Monday, November 16, 2009

more on the new French Paradox

I know we have covered the new French paradox recently but I came across a fact that put it into sharp focus: No country in the world has cut its alcohol consumption more over the past 4 decades than France except the United Arab Emirates, where even possession of alcohol is banned.* Even more surprising is that beer and spirits consumption has held steady, so what has vintners really seeing red is that the reduction is entirely in wine. Talk about a paradox!

Chalk it up to the disappearance of the leisurely meal. A key to healthy drinking is to consider wine as a part of a meal – in fact I have an entire chapter in Age Gets Better with Wine titled “Wine is a Food.” The average French meal is now said to be down to 38 minutes, barely an appetizer and aperitif before. And the French apparently frequent McDonald’s more than any other country in Europe. But others are taking up the slack: Spain formally classified wine as a food in 2003. And Spain has become not only one of the world’s great food and wine destinations, but a leader in the science of wine & health.

*From a chapter in Mark J. Penn's excellent book Microtrends.

Wednesday, November 11, 2009

The problem with resveratrol

We continue to hear a lot about resveratrol these days. If you follow news releases on wine and health topics (which I do so you don’t have to) it seems that all of the goodness of wine can be attributed to this miracle molecule from wine grape skins. It is a pretty compelling story when you look at all of the basic science research on the subject, which offers tantalizing prospects of a cure for Alzheimer’s disease, cancer, heart disease, diabetes, even the common cold (see below). But there’s a problem.

To begin with, scientists first looked to wine-derived compounds because of all of the data showing a correlation between moderate drinking and lowered chances of having any of the above-mentioned diseases. When researchers discovered that resveratrol activates enzymes called sirtuins that extend lifespan in certain organisms, the door to a whole new area of scientific inquiry was opened. What resveratrol does in a Petri dish seemed to explain the benefits of drinking wine, and so now dozens of manufacturers are offering resveratrol supplements as a way to get wine’s goodness without the alcohol. So what’s the problem?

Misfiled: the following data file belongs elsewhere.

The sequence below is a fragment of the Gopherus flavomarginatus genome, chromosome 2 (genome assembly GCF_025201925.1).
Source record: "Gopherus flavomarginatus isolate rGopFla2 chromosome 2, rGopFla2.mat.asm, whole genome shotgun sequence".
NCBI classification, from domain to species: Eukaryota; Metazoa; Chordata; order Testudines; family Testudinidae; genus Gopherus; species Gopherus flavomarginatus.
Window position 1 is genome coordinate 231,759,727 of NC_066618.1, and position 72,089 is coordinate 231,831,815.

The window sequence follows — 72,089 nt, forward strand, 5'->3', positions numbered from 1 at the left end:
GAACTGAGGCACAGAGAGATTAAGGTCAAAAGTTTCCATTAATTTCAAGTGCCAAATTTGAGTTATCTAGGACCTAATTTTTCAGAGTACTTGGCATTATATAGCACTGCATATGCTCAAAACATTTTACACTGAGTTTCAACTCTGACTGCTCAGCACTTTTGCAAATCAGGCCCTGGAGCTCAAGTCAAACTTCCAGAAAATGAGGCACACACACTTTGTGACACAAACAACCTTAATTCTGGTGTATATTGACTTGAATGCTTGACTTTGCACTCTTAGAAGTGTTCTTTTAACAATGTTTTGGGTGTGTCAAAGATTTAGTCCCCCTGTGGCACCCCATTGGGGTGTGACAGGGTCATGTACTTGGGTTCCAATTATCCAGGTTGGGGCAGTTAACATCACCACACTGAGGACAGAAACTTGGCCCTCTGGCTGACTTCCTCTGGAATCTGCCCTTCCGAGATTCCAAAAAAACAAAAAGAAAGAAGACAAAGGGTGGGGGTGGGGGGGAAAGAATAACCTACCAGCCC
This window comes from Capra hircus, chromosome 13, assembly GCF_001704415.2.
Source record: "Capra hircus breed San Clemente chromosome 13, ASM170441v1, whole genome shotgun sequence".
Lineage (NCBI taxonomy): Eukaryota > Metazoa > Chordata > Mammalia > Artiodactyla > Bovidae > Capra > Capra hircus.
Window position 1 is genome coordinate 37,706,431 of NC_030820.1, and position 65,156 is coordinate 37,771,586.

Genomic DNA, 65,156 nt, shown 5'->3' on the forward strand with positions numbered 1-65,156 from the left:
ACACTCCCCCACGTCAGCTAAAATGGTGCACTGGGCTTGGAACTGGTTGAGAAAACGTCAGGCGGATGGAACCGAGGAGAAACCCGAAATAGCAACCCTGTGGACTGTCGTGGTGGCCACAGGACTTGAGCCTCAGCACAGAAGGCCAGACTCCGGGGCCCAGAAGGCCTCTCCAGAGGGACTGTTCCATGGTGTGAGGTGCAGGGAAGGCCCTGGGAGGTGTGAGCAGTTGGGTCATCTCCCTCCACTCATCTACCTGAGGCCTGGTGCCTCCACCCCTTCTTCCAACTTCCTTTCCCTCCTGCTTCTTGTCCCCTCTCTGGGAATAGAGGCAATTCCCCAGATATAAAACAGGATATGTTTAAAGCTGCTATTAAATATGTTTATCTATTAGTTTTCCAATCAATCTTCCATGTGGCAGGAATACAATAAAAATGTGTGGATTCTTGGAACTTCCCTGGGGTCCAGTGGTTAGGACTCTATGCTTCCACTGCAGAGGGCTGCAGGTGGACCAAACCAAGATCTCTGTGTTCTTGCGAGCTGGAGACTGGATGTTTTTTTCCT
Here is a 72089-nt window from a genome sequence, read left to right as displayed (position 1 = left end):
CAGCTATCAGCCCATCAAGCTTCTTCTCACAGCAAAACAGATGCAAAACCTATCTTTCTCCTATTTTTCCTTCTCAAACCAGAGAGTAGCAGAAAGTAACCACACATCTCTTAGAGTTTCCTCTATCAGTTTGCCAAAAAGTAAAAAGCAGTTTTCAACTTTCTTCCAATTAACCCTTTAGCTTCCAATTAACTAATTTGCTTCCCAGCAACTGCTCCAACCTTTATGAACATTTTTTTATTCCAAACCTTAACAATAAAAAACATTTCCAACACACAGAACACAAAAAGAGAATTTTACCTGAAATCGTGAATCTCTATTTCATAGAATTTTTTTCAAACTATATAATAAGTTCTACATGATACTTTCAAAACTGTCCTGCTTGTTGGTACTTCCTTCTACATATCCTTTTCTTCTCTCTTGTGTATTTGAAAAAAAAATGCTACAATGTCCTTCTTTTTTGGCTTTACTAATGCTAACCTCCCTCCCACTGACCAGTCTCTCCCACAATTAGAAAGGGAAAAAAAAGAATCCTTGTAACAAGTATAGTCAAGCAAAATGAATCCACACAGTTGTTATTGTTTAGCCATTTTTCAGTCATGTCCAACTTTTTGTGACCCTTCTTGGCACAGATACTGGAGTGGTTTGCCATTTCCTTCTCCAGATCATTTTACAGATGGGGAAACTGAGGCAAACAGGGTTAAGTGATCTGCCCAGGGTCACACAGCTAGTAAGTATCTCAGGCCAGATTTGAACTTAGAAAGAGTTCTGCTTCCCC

The thing is, there isn’t enough resveratrol in wine to explain why wine drinkers are so much healthier and live longer than teetotalers on average. It has been calculated that some 200 bottles would be required to get the daily dose required to cause the same effect in people as it does in lab rats. And, as we have pointed out here before, resveratrol isn’t very well absorbed after oral ingestion anyway. So clearly there must be something else going on. Several papers do offer a possible explanation: when resveratrol is given in combination with other wine polyphenols, the effects are often multiplied. And alcohol in the right amounts has specific heart-health benefits too.

A similar thing happened with vitamins. Their discovery a hundred years ago was the biggest advance in nutritional science of the 20th century, as I believe polyphenol science will be for the 21st. But when vitamins were extracted out their natural sources (usually fruits and vegetables) and given as supplements, no benefits in terms of age-related diseases were found. That bears repeating: No benefits to taking antioxidant vitamins, period. The same may turn out to be true for wine. So just eat your vegetables and drink your wine.

Tuesday, November 3, 2009

Cold & flu season ahead: Got wine?

By all accounts, the coming flu season is going to be a doozy unless we all get our H1N1 vaccination soon. There’s always the plain old cold too of course. I can never remember whether we are supposed to starve a cold and feed a fever or the other way around, but new findings suggest that regardless of the symptoms, respiratory viruses can be kept at bay by drinking wine.

It’s not as farfetched as it sounds. A few years ago, researchers in Spain looked into the question of how wine drinking habits relate to the risk of colds. Their subjects were 4000 faculty members of five universities across the country, who were tracked during cold & flu season for the number and severity of illnesses. When the data was cross-referenced to drinking patterns, they found that consumers of at least 2 glasses of wine a day were only half as likely to contract a viral illness as nondrinkers, and the correlation was stronger for red wine drinkers than for white. What’s more, the duration of illness was shorter for those who did contract a cold or flu.

There are a couple of explanations for this. One of course is that wine drinkers may have other healthy habits that put them at less risk (researchers call these “confounding variables”) but well designed studies such as the Spanish one take these into account. A more interesting possibility is that compounds in red wine have a direct effect on cold and influenza viruses, and there is good evidence to support that. One red wine compound called quercetin was tested against flu viruses and found to be more potent than oseltamivir (Tamiflu®), at least in the laboratory. It appears that the effect is quite specific, by interfering with viral replication. A more familiar wine extract, resveratrol, has also been fairly well tested against cold and flu viruses and found to be effective (again in a laboratory setting.)

What hasn’t been demonstrated is whether these compounds have any effect in supplement form. Resveratrol in particular is better-absorbed from wine in the mouth than pill form in the stomach. So my advice is wash your hands frequently, stay home if you are ill, and by all means have a glass or two of red wine with dinner.

And look for my book Age Gets Better with Wine in bookstores soon, or on or now!